Relax Your Grip

“Welcome to 7th grade!” I smiled at the parent entering my classroom.

“Whoosh!” she said.  “I don’t know if I’m ready for this!”

I was about halfway through Before-School Conferences, and already this was the theme that kept popping up.

Some parents dread having their child enter middle school because of what lies ahead:  adolescence and teenager-hood.

Do you remember learning to drive?  The harder you tried to steer the car, the more you went off course.  It wasn’t until you learned to relax and quit fighting the steering wheel that you could be successful.

Parenting a middle schooler is like that; it works best when you learn to relax and quit fighting so hard for control.  The happiest combinations of middle schoolers and parents that sat at my conference table were those where Mom or Dad made suggestions (if they said anything at all) but left final decisions about where to sit and where to put stuff to the student.  These parents communicated that they trusted their kids’ judgment, and the kids responded.

Make your expectations clear, offer suggestions, and then relax a little and give your middle schooler a chance to make the right decision.  Don’t be too quick to assume the worst and overreact, or you could create problems where there were none and slide right off the road.

And remember – to avoid oversteering, keep your eyes on the road ahead, not on what’s right in front of your bumper.

(Reblogged from August 2012)

Yes, Your Kid Would

I know there’s going to be trouble as soon as I hear those fateful words:  “My child tells me everything!”

No, he doesn’t.  What teen-ager would actually tell his parent everything?  (What adult child does that?)  When parents believe they know everything about their children, it creates difficulties at school.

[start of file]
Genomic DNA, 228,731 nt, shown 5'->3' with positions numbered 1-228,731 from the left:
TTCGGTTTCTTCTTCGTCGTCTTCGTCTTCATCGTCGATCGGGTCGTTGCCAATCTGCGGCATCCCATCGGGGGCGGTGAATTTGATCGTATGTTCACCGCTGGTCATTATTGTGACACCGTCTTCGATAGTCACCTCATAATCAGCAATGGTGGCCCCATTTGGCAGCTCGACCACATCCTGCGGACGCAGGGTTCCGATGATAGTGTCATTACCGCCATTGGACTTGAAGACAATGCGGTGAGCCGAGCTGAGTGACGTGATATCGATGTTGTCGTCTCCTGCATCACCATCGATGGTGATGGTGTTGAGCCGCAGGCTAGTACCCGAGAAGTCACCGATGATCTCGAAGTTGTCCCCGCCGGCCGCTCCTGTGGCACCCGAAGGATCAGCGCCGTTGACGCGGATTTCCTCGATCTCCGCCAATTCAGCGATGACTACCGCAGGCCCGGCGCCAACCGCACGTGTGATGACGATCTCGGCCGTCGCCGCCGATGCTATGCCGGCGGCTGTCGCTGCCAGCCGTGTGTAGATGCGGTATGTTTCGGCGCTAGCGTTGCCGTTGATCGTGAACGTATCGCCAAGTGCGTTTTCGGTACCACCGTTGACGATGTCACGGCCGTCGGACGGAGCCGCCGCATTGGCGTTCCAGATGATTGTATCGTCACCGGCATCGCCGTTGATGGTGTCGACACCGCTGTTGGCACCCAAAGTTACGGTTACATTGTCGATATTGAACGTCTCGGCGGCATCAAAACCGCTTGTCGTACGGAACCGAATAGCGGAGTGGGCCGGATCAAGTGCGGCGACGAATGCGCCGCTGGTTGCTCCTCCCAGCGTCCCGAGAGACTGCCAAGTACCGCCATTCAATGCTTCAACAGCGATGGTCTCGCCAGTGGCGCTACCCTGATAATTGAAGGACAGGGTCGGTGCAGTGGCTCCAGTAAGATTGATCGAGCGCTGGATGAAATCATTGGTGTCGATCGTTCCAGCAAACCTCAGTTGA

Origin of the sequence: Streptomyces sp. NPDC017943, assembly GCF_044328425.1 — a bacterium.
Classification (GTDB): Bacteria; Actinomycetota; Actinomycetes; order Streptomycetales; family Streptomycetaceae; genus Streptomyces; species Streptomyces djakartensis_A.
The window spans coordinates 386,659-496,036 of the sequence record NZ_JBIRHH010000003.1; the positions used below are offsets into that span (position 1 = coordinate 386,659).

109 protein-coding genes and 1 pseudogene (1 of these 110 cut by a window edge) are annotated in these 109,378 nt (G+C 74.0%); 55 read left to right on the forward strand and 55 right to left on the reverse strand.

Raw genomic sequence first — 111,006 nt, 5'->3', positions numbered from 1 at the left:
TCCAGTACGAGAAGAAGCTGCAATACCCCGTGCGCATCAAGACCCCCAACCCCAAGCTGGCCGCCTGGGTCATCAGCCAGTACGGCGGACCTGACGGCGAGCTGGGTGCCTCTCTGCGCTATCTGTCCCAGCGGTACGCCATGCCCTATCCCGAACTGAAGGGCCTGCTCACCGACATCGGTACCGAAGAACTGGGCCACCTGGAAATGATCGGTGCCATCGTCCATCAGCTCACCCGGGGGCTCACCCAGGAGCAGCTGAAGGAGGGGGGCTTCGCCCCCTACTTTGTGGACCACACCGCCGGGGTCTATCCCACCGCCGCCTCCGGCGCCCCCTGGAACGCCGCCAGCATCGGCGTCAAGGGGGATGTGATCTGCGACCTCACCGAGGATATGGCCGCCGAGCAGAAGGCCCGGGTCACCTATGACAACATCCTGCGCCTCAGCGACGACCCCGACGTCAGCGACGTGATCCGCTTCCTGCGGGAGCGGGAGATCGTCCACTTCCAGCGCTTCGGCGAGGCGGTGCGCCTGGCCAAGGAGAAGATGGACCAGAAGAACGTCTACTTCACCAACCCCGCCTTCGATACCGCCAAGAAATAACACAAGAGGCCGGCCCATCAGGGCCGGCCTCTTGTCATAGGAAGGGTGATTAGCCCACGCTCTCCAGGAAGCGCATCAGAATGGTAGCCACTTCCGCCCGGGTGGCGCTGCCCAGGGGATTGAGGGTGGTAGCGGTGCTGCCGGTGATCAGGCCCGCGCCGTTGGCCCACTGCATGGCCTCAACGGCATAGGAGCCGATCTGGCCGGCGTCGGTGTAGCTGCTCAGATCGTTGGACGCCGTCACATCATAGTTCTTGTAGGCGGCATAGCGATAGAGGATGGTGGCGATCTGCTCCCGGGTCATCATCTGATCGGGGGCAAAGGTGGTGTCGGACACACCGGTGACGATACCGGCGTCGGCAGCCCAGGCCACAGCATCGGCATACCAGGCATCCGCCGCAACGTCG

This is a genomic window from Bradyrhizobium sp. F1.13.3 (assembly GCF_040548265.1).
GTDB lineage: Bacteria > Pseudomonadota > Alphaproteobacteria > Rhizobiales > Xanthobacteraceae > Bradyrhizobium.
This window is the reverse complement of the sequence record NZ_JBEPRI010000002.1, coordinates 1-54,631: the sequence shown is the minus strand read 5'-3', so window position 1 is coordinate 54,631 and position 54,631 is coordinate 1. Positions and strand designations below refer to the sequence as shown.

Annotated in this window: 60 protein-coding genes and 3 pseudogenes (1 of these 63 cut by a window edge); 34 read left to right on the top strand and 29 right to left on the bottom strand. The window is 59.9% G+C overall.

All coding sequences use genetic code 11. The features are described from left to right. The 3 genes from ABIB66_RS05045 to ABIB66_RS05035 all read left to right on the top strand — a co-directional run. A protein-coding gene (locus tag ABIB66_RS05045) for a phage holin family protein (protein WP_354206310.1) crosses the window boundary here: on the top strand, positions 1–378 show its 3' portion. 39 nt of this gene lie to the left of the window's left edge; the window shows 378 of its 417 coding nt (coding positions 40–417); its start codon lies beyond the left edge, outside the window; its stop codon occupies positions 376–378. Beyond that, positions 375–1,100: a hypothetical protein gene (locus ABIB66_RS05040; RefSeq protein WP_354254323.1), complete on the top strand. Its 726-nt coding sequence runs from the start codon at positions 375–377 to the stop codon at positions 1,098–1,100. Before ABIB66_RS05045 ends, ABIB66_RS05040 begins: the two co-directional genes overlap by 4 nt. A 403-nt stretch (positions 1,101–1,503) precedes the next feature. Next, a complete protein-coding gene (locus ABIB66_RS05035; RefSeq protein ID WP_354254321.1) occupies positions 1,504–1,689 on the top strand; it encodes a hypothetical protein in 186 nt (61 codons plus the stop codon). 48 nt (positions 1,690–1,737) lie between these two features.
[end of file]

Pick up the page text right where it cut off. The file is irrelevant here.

There was the day a mom showed up in my classroom doorway after school, fire in her eyes.  She told me her son had climbed into the car and complained that I was accusing him of using bad language at school.  She knew her son better than that – and she knew he never lied to her.  In fact, he’d gotten teary about the whole matter, and when she asked him if he wanted her to talk to the teacher, he’d said yes.  “Do you think,” she said, “that he would send me in here if he were guilty?”

Yes, as a matter of fact, I did.  What better way to convince your mother of your innocence than to work up some tears and agree to having her confront the teacher?

The reality was that not only had students reported to me about this young man’s language, but I had seen it in intercepted notes.  He was guilty.

I did not try to convince his mom of this, but I didn’t back down either.  I took the middle ground, suggesting he speak more carefully so no one could misinterpret what he’d said.

I promise you that the child you see at home is not the same child you see at school.  She may not be badly behaved, but she’s either not as chatty – or moreso; not as quiet – or moreso; not as serious – or moreso. . .you see where I’m heading.  When middleschoolers hang around with their peers, they’re different from who they are in their families.  It’s normal – a part of figuring out who they are as individuals.